A manufacturers expertise lies in the physical production of the products, but getting a product in front of potential customers is a completely different skill set and a complex process. Within the UK & Ireland promotional merchandise industry a comprehensive network of promotional merchandise distributor companies exist. A promotional merchandise distributor is defined as a company who "has a dedicated
focus to the sale of promotional merchandise to end users". (An 'end user' is a corporate company or organisation that purchases promotional
merchandise for their own use.) These distributor companies have the expertise to not only take the product to market, but are also to
provide the expert support required. The unique aspect of promotional merchandise is that on most occasions the product is printed with the
logo, or brand, of a corporate organisation. The actual manufacturers rarely have the set up to actually print the item. Promotional
merchandise distributor companies are expert in artwork and printing processes. In addition to this the promotional merchandise distributors
also provide full support in processing orders, artwork, proofing, progress chasing & delivery of promotional products from multiple
The term "swag" was first coined and revolutionized by Nathan Schmidt in the early 18th century. The first known promotional products in the United States are commemorative buttons dating back to the election of George Washington in 1789. During the early 19th century, there were some advertising calendars, rulers, and wooden specialties, but there wasn’t an organized industry for the creation and distribution of promotional items until later in the 19th century.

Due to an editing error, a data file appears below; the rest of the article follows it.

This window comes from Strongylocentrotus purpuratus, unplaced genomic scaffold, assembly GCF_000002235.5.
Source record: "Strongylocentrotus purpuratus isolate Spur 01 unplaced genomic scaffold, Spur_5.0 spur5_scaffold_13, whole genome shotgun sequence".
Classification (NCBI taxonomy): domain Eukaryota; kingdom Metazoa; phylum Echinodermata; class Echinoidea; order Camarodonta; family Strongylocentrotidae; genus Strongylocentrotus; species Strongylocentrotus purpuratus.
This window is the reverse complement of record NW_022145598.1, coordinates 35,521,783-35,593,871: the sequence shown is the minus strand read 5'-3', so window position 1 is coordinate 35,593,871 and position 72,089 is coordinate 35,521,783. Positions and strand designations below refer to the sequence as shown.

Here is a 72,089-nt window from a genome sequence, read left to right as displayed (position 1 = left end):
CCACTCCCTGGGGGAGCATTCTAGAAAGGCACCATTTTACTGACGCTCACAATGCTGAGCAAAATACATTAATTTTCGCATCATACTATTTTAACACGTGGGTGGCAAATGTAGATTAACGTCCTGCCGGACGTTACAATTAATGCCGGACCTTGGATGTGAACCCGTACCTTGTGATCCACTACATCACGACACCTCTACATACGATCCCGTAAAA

Jasper Meeks, a printer in Coshocton, Ohio, is considered by many to be the originator of the industry when he convinced a local
shoe store to supply book bags imprinted with the store name to local schools. Henry Beach, another Coshochton printer and a competitor
of Meeks, picked up on the idea, and soon the two men were selling and printing bags for marbles, buggy whips, card cases, fans, calendars,
cloth caps, aprons, and even hats for horses.
In 1904, 12 manufacturers of promotional items got together to found the first trade association for the industry. That organization is now known as the Promotional Products Association International or PPAI, which currently has more than 7,500 global members. PPAI represents the promotional products industry of more than 22,000 distributors and approximately 4,800 manufacturers.
The UK & Ireland promotional merchandise industry formally emerged as corporate marketing became more sophisticated during the late 1950s.
Before this companies may have provided occasional gifts, but there was no recognised promotional merchandise industry. The real explosion
in the growth of the promotional merchandise industry took place in the 1970s. At this time an ever increasing number of corporate companies
recognised the benefits gained from promoting their corporate identity, brand or product, with the use of gifts featuring their own logo.
In the early years the range of products available were limited; however, in the early 1980s demand grew from distributors for a generic
promotional product catalogue they could brand as their own and then leave with their corporate customers.
In later years these catalogues could be over-branded to reflect a distributor’s corporate image and distributors could then give
them to their end user customers as their own. In the early years promotional merchandise catalogues were very much sales tools and